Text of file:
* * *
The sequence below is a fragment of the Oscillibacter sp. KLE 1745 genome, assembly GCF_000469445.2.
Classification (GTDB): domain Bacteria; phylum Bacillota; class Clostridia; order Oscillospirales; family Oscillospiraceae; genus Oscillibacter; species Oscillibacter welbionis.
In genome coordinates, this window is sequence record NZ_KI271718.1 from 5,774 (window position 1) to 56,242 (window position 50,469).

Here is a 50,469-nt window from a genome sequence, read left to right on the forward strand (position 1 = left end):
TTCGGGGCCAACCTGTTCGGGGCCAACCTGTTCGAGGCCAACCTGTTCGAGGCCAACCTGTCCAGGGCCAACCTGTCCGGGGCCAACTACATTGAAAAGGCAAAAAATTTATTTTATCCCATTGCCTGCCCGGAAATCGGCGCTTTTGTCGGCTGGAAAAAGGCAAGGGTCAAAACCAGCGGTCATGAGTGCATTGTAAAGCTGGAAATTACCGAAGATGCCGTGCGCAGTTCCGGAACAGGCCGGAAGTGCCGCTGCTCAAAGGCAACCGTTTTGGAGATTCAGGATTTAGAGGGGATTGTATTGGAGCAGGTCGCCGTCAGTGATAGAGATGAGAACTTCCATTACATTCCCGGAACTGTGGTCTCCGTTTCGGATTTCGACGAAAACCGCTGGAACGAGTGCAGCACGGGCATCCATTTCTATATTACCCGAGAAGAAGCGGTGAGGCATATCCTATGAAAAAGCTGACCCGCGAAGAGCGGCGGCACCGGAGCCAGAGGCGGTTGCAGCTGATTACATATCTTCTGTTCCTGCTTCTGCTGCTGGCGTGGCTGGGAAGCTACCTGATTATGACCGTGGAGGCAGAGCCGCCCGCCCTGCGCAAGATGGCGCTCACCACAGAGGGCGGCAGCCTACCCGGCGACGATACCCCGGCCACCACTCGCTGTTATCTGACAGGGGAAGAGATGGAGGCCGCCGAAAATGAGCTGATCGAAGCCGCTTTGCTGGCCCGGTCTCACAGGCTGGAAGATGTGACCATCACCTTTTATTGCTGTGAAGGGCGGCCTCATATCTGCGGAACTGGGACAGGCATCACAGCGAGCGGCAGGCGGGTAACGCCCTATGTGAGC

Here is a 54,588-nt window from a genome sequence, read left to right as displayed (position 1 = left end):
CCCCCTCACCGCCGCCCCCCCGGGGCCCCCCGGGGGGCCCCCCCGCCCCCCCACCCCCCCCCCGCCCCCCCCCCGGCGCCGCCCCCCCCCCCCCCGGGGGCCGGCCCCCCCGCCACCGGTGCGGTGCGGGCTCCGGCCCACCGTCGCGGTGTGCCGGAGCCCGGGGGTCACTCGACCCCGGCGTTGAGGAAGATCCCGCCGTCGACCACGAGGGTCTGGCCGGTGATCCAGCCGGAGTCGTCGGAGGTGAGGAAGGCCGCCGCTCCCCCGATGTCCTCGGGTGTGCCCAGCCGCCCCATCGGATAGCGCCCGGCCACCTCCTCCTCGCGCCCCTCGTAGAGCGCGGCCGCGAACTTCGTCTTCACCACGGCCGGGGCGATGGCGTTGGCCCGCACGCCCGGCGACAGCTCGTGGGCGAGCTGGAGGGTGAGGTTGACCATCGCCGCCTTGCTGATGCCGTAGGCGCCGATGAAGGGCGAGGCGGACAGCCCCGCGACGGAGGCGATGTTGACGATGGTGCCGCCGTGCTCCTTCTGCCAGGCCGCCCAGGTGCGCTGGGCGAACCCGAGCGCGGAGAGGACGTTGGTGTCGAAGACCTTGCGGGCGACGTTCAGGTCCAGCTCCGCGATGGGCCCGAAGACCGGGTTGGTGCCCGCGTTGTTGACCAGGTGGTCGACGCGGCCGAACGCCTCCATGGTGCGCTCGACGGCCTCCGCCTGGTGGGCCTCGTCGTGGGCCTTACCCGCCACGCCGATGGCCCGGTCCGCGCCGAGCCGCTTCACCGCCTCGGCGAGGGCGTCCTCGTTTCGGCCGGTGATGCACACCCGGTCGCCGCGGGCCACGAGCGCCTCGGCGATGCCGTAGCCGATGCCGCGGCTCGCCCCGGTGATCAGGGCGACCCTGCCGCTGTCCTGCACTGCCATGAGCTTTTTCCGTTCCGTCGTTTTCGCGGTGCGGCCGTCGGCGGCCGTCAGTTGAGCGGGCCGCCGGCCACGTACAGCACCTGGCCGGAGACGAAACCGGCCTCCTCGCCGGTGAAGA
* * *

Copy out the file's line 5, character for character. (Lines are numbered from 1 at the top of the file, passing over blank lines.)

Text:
TTCGGGGCCAACCTGTTCGGGGCCAACCTGTTCGAGGCCAACCTGTTCGAGGCCAACCTGTCCAGGGCCAACCTGTCCGGGGCCAACTACATTGAAAAGGCAAAAAATTTATTTTATCCCATTGCCTGCCCGGAAATCGGCGCTTTTGTCGGCTGGAAAAAGGCAAGGGTCAAAACCAGCGGTCATGAGTGCATTGTAAAGCTGGAAATTACCGAAGATGCCGTGCGCAGTTCCGGAACAGGCCGGAAGTGCCGCTGCTCAAAGGCAACCGTTTTGGAGATTCAGGATTTAGAGGGGATTGTATTGGAGCAGGTCGCCGTCAGTGATAGAGATGAGAACTTCCATTACATTCCCGGAACTGTGGTCTCCGTTTCGGATTTCGACGAAAACCGCTGGAACGAGTGCAGCACGGGCATCCATTTCTATATTACCCGAGAAGAAGCGGTGAGGCATATCCTATGAAAAAGCTGACCCGCGAAGAGCGGCGGCACCGGAGCCAGAGGCGGTTGCAGCTGATTACATATCTTCTGTTCCTGCTTCTGCTGCTGGCGTGGCTGGGAAGCTACCTGATTATGACCGTGGAGGCAGAGCCGCCCGCCCTGCGCAAGATGGCGCTCACCACAGAGGGCGGCAGCCTACCCGGCGACGATACCCCGGCCACCACTCGCTGTTATCTGACAGGGGAAGAGATGGAGGCCGCCGAAAATGAGCTGATCGAAGCCGCTTTGCTGGCCCGGTCTCACAGGCTGGAAGATGTGACCATCACCTTTTATTGCTGTGAAGGGCGGCCTCATATCTGCGGAACTGGGACAGGCATCACAGCGAGCGGCAGGCGGGTAACGCCCTATGTGAGC